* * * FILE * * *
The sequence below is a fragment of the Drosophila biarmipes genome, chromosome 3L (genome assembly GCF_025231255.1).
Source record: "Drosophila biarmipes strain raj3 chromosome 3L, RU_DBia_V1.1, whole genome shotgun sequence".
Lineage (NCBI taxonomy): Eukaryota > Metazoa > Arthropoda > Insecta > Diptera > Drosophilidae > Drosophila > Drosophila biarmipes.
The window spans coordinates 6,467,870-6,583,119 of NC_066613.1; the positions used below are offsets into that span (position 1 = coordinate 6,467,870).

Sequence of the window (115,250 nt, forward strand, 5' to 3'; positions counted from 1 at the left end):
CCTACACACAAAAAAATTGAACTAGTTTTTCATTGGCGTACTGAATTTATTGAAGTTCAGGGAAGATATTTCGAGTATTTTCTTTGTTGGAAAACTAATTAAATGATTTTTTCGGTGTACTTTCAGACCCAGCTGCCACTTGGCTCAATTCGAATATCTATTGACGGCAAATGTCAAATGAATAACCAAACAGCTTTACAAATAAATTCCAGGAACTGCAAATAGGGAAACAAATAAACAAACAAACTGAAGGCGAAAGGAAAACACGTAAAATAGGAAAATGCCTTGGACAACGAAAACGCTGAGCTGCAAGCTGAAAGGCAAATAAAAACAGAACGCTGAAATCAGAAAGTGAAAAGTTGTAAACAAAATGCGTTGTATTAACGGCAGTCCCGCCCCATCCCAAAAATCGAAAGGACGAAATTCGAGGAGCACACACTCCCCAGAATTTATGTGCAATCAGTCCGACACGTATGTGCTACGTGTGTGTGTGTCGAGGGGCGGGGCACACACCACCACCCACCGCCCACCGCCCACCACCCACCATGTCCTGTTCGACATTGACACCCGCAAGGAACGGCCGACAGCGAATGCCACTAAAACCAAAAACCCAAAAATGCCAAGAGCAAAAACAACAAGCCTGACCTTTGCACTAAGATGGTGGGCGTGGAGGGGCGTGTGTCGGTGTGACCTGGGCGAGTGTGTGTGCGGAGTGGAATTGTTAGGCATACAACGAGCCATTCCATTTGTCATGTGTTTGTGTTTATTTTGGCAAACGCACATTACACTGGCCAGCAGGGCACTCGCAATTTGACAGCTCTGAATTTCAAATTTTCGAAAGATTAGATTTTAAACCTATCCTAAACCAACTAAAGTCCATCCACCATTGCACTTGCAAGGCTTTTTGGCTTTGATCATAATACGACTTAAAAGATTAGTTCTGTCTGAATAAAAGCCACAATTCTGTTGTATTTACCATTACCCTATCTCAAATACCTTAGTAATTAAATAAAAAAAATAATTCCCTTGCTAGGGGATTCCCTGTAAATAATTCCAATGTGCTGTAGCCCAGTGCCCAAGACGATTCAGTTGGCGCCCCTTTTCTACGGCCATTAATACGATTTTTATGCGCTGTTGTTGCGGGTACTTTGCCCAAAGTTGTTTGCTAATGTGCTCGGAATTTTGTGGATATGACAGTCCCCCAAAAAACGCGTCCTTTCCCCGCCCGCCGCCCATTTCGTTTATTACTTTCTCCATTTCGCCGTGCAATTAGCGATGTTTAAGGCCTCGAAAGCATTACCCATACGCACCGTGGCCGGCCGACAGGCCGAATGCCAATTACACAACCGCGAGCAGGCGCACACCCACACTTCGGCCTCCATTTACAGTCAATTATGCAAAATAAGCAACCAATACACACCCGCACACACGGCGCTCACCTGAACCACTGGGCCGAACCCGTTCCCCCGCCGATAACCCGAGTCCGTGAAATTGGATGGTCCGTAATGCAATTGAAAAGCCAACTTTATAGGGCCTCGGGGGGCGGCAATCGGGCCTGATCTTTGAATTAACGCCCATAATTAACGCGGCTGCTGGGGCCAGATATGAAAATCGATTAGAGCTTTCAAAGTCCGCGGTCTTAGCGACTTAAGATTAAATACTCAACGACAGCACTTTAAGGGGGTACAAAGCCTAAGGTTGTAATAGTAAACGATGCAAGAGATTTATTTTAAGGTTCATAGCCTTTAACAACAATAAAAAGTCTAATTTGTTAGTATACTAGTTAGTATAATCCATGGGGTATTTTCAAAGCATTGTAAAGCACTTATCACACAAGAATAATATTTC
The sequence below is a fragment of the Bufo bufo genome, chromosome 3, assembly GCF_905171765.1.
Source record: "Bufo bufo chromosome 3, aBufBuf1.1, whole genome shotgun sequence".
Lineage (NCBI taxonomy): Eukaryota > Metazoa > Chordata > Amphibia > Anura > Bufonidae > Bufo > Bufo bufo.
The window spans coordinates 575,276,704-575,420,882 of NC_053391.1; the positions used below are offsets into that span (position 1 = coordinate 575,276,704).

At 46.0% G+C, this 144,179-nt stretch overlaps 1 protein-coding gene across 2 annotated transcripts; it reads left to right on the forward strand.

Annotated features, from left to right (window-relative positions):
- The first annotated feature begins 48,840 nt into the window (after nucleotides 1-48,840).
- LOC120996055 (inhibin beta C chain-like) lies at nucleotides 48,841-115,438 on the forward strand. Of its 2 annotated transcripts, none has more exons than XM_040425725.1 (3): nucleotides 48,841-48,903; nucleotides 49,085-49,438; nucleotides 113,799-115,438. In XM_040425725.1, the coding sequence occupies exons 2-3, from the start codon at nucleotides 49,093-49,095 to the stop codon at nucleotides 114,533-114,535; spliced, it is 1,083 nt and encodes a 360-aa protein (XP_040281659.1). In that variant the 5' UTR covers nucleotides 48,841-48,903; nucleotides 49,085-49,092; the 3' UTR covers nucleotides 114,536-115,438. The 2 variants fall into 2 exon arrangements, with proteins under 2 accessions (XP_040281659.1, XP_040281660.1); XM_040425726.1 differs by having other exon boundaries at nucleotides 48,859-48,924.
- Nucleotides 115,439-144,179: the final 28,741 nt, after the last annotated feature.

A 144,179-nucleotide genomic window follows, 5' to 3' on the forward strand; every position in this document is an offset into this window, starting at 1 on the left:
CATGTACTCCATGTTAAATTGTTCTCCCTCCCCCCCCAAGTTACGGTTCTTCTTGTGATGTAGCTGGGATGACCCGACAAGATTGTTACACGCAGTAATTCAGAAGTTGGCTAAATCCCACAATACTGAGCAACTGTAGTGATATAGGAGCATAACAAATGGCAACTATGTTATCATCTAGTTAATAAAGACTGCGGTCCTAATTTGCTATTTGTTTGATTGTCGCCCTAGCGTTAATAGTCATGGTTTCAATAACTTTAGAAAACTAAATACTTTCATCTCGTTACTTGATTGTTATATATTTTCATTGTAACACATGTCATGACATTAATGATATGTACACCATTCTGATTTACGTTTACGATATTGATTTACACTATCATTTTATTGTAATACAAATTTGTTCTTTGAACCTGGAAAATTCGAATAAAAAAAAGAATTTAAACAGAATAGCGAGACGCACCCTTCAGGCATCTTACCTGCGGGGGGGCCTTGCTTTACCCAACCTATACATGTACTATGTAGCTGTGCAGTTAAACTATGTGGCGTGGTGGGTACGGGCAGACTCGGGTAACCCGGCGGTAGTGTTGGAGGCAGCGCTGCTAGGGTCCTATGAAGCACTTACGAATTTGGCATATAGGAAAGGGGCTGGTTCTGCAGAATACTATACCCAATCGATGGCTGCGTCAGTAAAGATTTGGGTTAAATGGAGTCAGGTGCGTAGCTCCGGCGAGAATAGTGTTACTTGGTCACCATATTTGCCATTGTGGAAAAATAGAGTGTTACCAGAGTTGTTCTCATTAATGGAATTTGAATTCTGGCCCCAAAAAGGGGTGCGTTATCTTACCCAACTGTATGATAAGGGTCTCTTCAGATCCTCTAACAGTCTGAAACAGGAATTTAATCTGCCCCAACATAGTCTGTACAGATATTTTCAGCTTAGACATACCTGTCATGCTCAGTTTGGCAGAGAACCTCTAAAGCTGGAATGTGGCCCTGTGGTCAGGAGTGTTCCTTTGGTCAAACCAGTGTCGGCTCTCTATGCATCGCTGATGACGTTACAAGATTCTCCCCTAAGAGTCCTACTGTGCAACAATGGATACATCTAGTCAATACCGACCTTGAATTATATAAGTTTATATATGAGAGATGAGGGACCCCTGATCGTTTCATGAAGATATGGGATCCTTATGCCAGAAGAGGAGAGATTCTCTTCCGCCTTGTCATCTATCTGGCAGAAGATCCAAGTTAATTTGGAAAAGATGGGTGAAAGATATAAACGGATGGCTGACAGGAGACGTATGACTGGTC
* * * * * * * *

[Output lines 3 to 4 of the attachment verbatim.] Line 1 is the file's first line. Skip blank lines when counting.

Lineage (NCBI taxonomy): Eukaryota > Metazoa > Arthropoda > Insecta > Diptera > Drosophilidae > Drosophila > Drosophila biarmipes.
The window spans coordinates 6,467,870-6,583,119 of NC_066613.1; the positions used below are offsets into that span (position 1 = coordinate 6,467,870).